When the ratchet 27 comes near the maximum automatically adjustable postion, the projecting portion 27b of the ratchet 27 comes into contact with the operating member 34a for the limit switch 34 and operates the switch 34. As a result, the warning circuit closes and operates the indicator 36, thus warning the driver that the linings 6 and 7 are excessively worn and need be replaced.
The stop 27c formed on the forward end of the projected portion 27b limits the rotation of ratchet 27 when the brake is operated under such conditions as when the ratchet 27 is being rotated to the position shown by chain lines. Thus, failure of the limit switch 34 can be prevented.
Now the second embodiment of this invention will be described with reference to FIGS. 3 and 4. In contrast with the first embodiment wherein the limit switch 34 is operated by the edge of the projecting portion 27b of the ratchet 27, the limit switch 34 of the second embodiment is operated by a side surface of the ratchet 27. Illustrated in FIG. 3 is a perspective view of the ratchet 27 having a groove 27d in one side surface thereof. The groove 27d includes a flat portion 27e and an inclined portion 27f. The ratchet 27 is rotatably mounted on the strut 23 so that the groove 27d is in opposition to one side surface of the strut 23.
As seen from FIG. 4, the limit switch 34 is mounted on the strut 23 by means of a screw 37, and the operating member 34a of the limit switch 34 projects from the strut 23 so that the forward end thereof projects into the flat portion 27e of the groove 27d when the ratchet 27 is rotated for adjusting the clearance from the initial position to the position immediately before the maximum automatically adjustable position. In the case when the linings 6 and 7 are worn excessively, and the ratchet 27 rotates from the position immediately before the maximum adjustable position to the maximum position, the operating member 34a will be pushed upwardly along the inclined portion 27f (see FIG. 4) so that the limit switch 34 will operate.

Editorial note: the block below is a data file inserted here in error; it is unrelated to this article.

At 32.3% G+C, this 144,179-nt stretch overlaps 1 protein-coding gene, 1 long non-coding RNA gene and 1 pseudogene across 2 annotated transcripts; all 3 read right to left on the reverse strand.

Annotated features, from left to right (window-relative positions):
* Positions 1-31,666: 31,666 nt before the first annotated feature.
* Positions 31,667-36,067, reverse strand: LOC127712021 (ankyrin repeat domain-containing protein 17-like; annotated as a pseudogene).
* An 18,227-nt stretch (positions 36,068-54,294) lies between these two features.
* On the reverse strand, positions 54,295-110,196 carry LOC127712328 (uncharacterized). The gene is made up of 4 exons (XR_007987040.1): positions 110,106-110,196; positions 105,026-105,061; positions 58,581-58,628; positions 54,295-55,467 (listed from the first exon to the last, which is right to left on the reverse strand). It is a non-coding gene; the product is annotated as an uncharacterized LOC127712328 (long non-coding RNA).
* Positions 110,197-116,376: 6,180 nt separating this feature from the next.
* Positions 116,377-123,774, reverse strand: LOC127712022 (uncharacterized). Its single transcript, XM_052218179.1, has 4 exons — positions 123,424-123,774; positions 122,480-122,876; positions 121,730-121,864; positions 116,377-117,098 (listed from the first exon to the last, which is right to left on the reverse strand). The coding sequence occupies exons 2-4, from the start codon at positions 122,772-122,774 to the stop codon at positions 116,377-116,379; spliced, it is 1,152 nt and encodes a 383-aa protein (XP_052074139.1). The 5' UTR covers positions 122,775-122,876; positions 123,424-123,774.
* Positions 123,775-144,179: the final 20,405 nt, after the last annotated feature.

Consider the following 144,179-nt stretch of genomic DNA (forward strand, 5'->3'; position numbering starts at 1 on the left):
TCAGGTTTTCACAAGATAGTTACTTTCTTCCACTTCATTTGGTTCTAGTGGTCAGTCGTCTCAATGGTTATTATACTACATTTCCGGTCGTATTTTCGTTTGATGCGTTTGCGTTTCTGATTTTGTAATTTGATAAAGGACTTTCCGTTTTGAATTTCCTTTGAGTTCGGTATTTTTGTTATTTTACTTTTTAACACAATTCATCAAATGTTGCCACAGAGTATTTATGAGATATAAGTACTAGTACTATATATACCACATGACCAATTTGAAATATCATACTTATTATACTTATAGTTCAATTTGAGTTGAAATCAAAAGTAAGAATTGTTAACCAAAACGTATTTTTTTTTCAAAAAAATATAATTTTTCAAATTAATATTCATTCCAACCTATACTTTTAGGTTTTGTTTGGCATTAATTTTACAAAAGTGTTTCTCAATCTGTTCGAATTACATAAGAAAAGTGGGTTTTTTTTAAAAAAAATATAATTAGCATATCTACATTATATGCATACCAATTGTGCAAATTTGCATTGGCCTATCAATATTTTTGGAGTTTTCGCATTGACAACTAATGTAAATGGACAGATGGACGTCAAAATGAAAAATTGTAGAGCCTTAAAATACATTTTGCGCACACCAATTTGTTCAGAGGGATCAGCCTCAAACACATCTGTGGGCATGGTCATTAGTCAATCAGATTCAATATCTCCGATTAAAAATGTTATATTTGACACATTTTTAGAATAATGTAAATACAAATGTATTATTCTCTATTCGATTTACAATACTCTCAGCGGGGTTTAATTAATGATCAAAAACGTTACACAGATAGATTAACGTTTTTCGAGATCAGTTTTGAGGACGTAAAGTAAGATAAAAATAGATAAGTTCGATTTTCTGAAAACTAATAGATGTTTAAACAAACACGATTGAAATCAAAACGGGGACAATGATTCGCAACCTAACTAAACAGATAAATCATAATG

While in the foregoing embodiments the rotatable member 27 is made in the form of a ratchet, it may also be made, for example, in the form of a cam as described in Japanese Utility Model Publication No. 44-6579. Furthermore, while in the foregoing embodiments the non-rotatable member adapted to support said rotatable member 27 is made in the form of strut 23, the back plate may be used as the non-rotatable member by rotatably mounting said rotatable member 27 directly on the back plate.
The features of the invention will be summerized as follows:
1. The mechanism for automatically adjusting the brake shoe clearance is arranged in association with the switch for the warning circuit. This permits a reliable operation of the warning indicator at any time when necessary irrespective of whether the brake is in operation or not. Especially, when the non-rotatable member is made in the form of a strut as illustrated herein, an improved operational association will be attained between the mechanism for automatically adjusting the brake shoe clearance and the warning circuit.
2. Easy assembly and easy shoe replacement and, besides, the original performance can be maintained even when the shoes are replaced with new ones. These are due to the fact that no components of the warning instruments need be attached directly to the brake shoe.
3. The device of this invention is compact and requires only a minimum mounting space. Also, it can be manufactured at low cost because of its simple construction.
|Cited Patent||Filing date||Publication date||Applicant||Title|
|US3722629 *||Apr 8, 1971||Mar 27, 1973||Volkswagenwerk Ag||Device for indicating the actuated position of a manual brake and of the wear of the brake lining especially for motor vehicles|
|US3776329 *||Feb 15, 1972||Dec 4, 1973||Self Energizing Disc Brakes Lt||Brake wear and adjustment device|
|Citing Patent||Filing date||Publication date||Applicant||Title|
|US4217973 *||Dec 11, 1978||Aug 19, 1980||Societe Anonyme D.B.A.||Wear indicating device for a friction brake|
|US4995480 *||Mar 9, 1990||Feb 26, 1991||Lucas Industries Public Limited Company||Vehicle brake|
|US5253735 *||Sep 28, 1992||Oct 19, 1993||Larson Reese G||Apparatus to sense and annunciate truck brake condition|
|US5320198 *||Jul 22, 1993||Jun 14, 1994||Hoyt Gordon C||Air brake stroke length adjustment gauge|
|US5653313 *||Apr 10, 1996||Aug 5, 1997||Madison Cycles Plc||Brake blocks|
|US5752586 *||Aug 22, 1996||May 19, 1998||Kelsey-Hayes Company||Brake shoe wear and adjuster malfunction indicating device for drum brake assembly|
|U.S. Classification||340/454, 188/1.11R, 200/61.4, 188/1.11L|
|International Classification||F16D66/02, F16D65/52|
|Cooperative Classification||F16D65/52, F16D66/023|
|European Classification||F16D65/52, F16D66/02B2B|